Psychology: Basics of ADHD
The psychological disorder ADHD used to be called ADD or Attention Deficit Disorder, but it’s been officially recognized as ADHD for at least 20 years. The actual diagnostic symptoms of ADHD are divided into two categories: symptoms of hyperactivity and impulsivity and symptoms of inattention.
Individuals can display predominant symptoms in one of the two categories and meet criteria for the diagnosis. Or, they can have symptoms in both and be considered a “combined type.” Here’s rundown of the symptoms associated in each of the two categories:
Hyperactivity and impulsivity: Fidgety, squirmy, can’t stay seated, runs and climbs excessively, can’t play quietly, always on the go, talkative, can’t wait, interrupts, and is intrusive
Inattention: Difficulties with paying close attention to details, making careless mistakes, difficulty sustaining attention, not appearing to listen, poor follow-through and finishing things, loses things, is distractible, and forgetful
ADHD can range in severity from very mild to severe and is not typically diagnosed before the age of 4 years old. Boys are more likely to have ADHD, but it shows up in girls, too. The most common treatment is medication, typically in the class of psychostimulants (such as Ritalin or Straterra), but behavior modification and psychosocial interventions are also important parts of treatment.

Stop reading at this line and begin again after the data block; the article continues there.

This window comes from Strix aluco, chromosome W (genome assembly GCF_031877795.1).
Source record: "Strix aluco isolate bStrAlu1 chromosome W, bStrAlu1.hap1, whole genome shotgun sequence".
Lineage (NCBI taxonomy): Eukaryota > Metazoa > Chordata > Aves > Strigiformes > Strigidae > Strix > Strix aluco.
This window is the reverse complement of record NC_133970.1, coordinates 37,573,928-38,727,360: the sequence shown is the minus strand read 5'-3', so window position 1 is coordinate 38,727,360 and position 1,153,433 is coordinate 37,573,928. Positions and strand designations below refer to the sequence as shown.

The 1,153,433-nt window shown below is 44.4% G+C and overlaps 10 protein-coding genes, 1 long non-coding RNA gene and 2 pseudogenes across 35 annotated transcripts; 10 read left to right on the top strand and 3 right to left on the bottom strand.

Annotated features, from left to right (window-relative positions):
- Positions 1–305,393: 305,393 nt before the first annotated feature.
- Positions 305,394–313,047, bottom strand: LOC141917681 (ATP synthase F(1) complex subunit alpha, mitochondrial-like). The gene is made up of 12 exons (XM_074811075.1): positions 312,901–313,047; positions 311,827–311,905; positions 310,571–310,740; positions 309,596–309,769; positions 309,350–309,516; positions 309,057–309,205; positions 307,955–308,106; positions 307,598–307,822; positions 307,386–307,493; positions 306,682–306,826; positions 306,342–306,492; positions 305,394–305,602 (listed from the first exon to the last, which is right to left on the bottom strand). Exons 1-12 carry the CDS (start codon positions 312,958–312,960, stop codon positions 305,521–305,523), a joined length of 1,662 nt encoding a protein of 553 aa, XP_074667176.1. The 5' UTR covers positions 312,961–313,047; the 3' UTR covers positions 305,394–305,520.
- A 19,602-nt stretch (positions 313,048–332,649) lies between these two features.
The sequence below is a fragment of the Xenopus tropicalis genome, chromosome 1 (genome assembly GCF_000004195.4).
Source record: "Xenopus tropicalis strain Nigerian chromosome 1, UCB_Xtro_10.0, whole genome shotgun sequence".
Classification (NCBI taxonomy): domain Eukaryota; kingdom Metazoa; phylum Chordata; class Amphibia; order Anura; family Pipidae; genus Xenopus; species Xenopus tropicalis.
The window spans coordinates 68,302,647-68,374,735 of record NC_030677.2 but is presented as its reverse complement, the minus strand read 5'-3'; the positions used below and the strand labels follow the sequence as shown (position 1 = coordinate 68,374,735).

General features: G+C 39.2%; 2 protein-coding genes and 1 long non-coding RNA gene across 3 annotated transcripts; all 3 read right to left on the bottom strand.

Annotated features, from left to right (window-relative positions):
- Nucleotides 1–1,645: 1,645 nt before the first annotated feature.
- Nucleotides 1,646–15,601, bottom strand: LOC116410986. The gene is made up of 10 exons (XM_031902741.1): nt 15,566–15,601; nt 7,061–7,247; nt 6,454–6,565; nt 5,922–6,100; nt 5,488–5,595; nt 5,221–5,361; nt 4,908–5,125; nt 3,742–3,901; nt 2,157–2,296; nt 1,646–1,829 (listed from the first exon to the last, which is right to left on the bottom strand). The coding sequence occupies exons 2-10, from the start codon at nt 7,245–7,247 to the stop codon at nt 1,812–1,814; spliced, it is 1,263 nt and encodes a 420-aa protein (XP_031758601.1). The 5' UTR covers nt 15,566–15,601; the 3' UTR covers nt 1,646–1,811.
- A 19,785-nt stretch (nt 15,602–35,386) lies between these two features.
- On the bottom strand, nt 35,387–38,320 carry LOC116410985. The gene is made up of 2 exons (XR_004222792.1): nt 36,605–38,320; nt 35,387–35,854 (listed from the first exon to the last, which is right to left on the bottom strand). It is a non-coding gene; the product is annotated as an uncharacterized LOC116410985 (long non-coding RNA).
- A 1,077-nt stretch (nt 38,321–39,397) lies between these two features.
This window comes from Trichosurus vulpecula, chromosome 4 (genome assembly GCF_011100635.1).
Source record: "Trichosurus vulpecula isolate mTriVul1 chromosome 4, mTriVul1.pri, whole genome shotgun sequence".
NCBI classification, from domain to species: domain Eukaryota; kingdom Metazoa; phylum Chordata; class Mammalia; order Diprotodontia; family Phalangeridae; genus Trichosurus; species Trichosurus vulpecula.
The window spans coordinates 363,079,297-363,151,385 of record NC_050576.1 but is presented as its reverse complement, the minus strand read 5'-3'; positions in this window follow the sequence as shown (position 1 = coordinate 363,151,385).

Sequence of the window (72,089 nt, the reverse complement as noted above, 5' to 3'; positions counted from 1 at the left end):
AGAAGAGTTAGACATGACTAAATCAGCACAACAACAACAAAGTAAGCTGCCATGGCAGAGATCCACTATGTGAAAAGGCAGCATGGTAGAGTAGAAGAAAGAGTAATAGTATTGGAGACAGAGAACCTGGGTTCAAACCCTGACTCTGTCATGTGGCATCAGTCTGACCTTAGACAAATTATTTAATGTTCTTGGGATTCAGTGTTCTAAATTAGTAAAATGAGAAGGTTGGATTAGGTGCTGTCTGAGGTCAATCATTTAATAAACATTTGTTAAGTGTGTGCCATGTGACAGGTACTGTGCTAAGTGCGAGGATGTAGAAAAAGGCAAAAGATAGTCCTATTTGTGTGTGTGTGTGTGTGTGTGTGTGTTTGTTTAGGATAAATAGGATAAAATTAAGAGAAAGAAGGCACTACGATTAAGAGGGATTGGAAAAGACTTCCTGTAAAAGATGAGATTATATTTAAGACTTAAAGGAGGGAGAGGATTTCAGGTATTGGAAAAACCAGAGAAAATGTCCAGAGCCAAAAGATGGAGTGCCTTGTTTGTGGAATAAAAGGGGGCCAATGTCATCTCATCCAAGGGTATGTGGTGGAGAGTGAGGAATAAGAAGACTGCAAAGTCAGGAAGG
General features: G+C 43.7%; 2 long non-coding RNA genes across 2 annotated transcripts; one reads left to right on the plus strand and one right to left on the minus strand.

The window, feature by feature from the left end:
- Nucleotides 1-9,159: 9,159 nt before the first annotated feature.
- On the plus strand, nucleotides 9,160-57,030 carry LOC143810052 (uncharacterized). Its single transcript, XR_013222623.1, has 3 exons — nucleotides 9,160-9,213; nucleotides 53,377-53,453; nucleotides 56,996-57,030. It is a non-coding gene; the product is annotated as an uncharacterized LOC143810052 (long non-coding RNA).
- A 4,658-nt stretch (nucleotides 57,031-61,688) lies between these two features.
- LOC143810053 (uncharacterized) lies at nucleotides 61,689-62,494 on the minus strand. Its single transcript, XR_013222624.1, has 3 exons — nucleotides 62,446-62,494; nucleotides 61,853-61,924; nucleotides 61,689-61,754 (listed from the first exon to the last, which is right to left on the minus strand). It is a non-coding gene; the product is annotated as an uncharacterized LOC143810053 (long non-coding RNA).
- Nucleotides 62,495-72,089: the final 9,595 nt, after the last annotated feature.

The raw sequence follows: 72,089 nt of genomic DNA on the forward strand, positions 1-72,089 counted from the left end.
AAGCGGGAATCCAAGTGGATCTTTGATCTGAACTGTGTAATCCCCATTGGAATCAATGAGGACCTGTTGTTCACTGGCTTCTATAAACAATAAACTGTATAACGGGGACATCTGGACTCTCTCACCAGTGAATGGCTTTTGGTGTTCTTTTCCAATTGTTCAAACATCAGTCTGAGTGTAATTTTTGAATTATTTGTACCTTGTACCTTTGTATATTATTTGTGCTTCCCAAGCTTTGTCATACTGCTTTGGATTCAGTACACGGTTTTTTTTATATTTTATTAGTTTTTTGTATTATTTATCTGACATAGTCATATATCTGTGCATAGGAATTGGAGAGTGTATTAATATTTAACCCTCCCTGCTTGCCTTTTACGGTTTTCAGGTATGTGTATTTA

Specifically, the approach popularized by Russell Barkley and in the work of Dr. Arthur D Anastopoulos uses psychosocial interventions that include behavior modification components, parent education, child education, and counseling, if necessary.
Wait a minute, did that say “psychostimulants”? That’s right, the medication used to treat ADHD functions as a brain stimulant. It’s the concept of adults using coffee to stay up and work or study. People tend to concentrate a little better when they’re a little wired.
Although it seems counterintuitive, the underlying neuropsychological deficits of ADHD are consistent with the use of a stimulant medication. Essentially, the symptoms of ADHD are the result of the less-than-optimal functioning of the frontal lobe of the brain, deficits in its functions known as executive functions, such as planning and organizing.
The frontal lobe and its executive functions play a critical role in inhibition and impulse control, organization, attention, concentration, and goal-directed behavior, which is knowing how to stay on target to meet a goal, even if that goal is simply picking up your socks.
For people with ADHD, the frontal lobe is “underpowered” and not up to its tasks, thus leaving the rest of the brain disorganized, impulsive, overly active, and prone to a bit of wandering. Stimulant medications address the power shortage, give the frontal lobe a boost, and slow down Joe ADHD to focus him and increase his impulse control.
The cause of this frontal lobe power deficit has yet to be fully identified but research shows a strong genetic component and the role of some sort of negative developmental event or exposure that results in underdevelopment of the frontal lobe and executive functions.